In Valid Logic

Endlessly expanding technology

A day of hacking later...

After a day of hacking on my idea, I now have some results.

For starters, think I am going to go the AVR route as opposed to PIC.  In checking out the current state of things, AVR seems to be the hot new kid on the block, and PIC is kind of limping, in my opinion.  Their online community is horribly outdated.  The big player that used to be PIClist is now old, out dated, and broken.

While the mini controllers will likely take me some time to get some of the parts and begin hacking on it, I decided to dive into writing the master controller software that will run on the PC.  I have to admit, I am somewhat disappointed... I thought it would be harder, but I already have it working.  Granted, right now it just a coding API, though will add the ability to save/load scripts and maybe, if I really get bored, code a GUI to do the layout.  But as it is right now, have some simple coding looking like this:

static void Main(string[] args)
    Sequence sequence = Sequence.Create();
    Device device = sequence.CreateDevice("");

    LightDurationEvent light1 = sequence.CreateEvent<LightDurationEvent>(device);
    light1.StartTime = 0;
    light1.Channel = 1;
    light1.Duration = 1000;

    LightDurationEvent light2 = sequence.CreateEvent<LightDurationEvent>(device);
    light2.StartTime = 500;
    light2.Channel = 2;
    light2.Duration = 1000;

    LightDurationEvent light3 = sequence.CreateEvent<LightDurationEvent>(device);
    light3.StartTime = 1000;
    light3.Channel = 3;
    light3.Duration = 1000;

    LightDurationEvent light4 = sequence.CreateEvent<LightDurationEvent>(device);
    light4.StartTime = 1500;
    light4.Channel = 4;
    light4.Duration = 1000;


Can also add other event types, such as an AllLightsEvent, which will turn all lights on or off.  Also going to work on making it more extensible, so I can have different types of devices that handle different events... ie, maybe I have a device that controls a servo motor or something.  We'll see.  Right now, most of the implementation details are up to the events.  When Execute is called, it turns the events into a series of commands (ie, turn light on at 0ms and turn it off at 1000ms... 2 commands).  The commands are basically comprised of when they happen, which device the command goes to, and the raw byte[] for the command.  The byte[] is what is actually sent to the device over the network, so allows we to send just about anything to it.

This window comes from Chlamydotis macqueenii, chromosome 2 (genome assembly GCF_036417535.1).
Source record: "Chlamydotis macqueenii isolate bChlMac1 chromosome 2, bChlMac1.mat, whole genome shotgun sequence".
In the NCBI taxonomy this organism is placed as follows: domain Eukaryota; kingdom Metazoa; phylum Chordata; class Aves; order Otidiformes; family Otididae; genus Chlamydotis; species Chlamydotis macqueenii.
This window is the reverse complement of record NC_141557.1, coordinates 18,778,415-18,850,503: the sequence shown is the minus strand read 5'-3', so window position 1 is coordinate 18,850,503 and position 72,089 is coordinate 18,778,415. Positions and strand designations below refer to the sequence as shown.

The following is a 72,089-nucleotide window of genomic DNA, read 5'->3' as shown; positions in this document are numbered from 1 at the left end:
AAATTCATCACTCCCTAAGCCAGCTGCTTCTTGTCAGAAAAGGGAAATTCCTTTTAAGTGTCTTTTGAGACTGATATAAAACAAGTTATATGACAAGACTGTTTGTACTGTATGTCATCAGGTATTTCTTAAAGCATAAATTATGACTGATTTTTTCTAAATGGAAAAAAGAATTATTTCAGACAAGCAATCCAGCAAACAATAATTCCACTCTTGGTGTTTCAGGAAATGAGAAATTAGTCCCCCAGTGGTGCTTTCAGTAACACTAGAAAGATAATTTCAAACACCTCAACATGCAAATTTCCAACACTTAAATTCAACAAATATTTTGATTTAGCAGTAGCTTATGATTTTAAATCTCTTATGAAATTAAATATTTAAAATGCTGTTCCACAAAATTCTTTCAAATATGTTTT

The one thing I haven't got working is broadcasting... I send the commands using UDP, so can do broadcasting/multicasting.  The packets seem to send ok (though not actually running a packet sniffer), but the problem was I couldn't get my test receiver to receive broadcast messages.  Ohh well, no biggie right now.

One thing I should mention... I love generics in C# 2.0... so love them.  The "sequence.CreateEvent<LightDurationEvent>(device)" would otherwise have been "sequence.CreateEvent(typeof(LightDurationEvent), device) as LightDurationEvent".

Going forward, have two concerns:

  • Should I change from UDP to TCP?  Losing packets with UDP could suck, but I think the overhead to handle that in TCP might be too much too.
  • Timing... can see timing becoming an issue when it goes along with music.  Say I turn a light on for 100ms, then turn it off.  I will be on more than 100ms... there the delay with the PC processing, sending over the network, and the mini-controllers acting on the command.  Probably very minute, but when there is a long series of commands, closely tied to music, wonder if it would cause them to get out of sync.  Moving to a dedicated master controller (non PC) may be better option eventually.  Less going on, so likely would be easier to calculate the clock costs of the code and compensate with adjusting the timing between commands.

Thursday, November 30, 2006

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